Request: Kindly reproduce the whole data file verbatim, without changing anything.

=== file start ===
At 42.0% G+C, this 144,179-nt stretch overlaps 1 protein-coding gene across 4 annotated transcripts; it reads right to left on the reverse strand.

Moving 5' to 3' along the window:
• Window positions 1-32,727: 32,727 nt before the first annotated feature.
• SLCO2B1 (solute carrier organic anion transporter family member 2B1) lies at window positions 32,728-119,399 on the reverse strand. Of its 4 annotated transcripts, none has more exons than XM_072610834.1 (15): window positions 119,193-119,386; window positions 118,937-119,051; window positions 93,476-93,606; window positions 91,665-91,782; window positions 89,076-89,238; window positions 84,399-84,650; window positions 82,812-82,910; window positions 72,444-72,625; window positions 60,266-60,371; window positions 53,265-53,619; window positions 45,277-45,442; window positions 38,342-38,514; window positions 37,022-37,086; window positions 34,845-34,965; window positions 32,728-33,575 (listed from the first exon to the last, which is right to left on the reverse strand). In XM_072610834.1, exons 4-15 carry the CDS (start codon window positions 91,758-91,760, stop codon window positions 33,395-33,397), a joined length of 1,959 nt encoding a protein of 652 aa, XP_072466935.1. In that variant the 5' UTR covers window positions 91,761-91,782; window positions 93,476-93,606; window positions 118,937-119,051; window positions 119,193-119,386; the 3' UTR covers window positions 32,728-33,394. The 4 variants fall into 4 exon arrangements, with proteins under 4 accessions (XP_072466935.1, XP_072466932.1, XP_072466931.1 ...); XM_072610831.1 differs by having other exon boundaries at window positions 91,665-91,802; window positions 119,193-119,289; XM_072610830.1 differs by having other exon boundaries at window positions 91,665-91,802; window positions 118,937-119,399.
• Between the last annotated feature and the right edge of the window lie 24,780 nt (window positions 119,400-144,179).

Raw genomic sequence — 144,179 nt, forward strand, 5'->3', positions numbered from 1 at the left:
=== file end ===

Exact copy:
At 42.0% G+C, this 144,179-nt stretch overlaps 1 protein-coding gene across 4 annotated transcripts; it reads right to left on the reverse strand.

Moving 5' to 3' along the window:
• Window positions 1-32,727: 32,727 nt before the first annotated feature.
• SLCO2B1 (solute carrier organic anion transporter family member 2B1) lies at window positions 32,728-119,399 on the reverse strand. Of its 4 annotated transcripts, none has more exons than XM_072610834.1 (15): window positions 119,193-119,386; window positions 118,937-119,051; window positions 93,476-93,606; window positions 91,665-91,782; window positions 89,076-89,238; window positions 84,399-84,650; window positions 82,812-82,910; window positions 72,444-72,625; window positions 60,266-60,371; window positions 53,265-53,619; window positions 45,277-45,442; window positions 38,342-38,514; window positions 37,022-37,086; window positions 34,845-34,965; window positions 32,728-33,575 (listed from the first exon to the last, which is right to left on the reverse strand). In XM_072610834.1, exons 4-15 carry the CDS (start codon window positions 91,758-91,760, stop codon window positions 33,395-33,397), a joined length of 1,959 nt encoding a protein of 652 aa, XP_072466935.1. In that variant the 5' UTR covers window positions 91,761-91,782; window positions 93,476-93,606; window positions 118,937-119,051; window positions 119,193-119,386; the 3' UTR covers window positions 32,728-33,394. The 4 variants fall into 4 exon arrangements, with proteins under 4 accessions (XP_072466935.1, XP_072466932.1, XP_072466931.1 ...); XM_072610831.1 differs by having other exon boundaries at window positions 91,665-91,802; window positions 119,193-119,289; XM_072610830.1 differs by having other exon boundaries at window positions 91,665-91,802; window positions 118,937-119,399.
• Between the last annotated feature and the right edge of the window lie 24,780 nt (window positions 119,400-144,179).

Raw genomic sequence — 144,179 nt, forward strand, 5'->3', positions numbered from 1 at the left: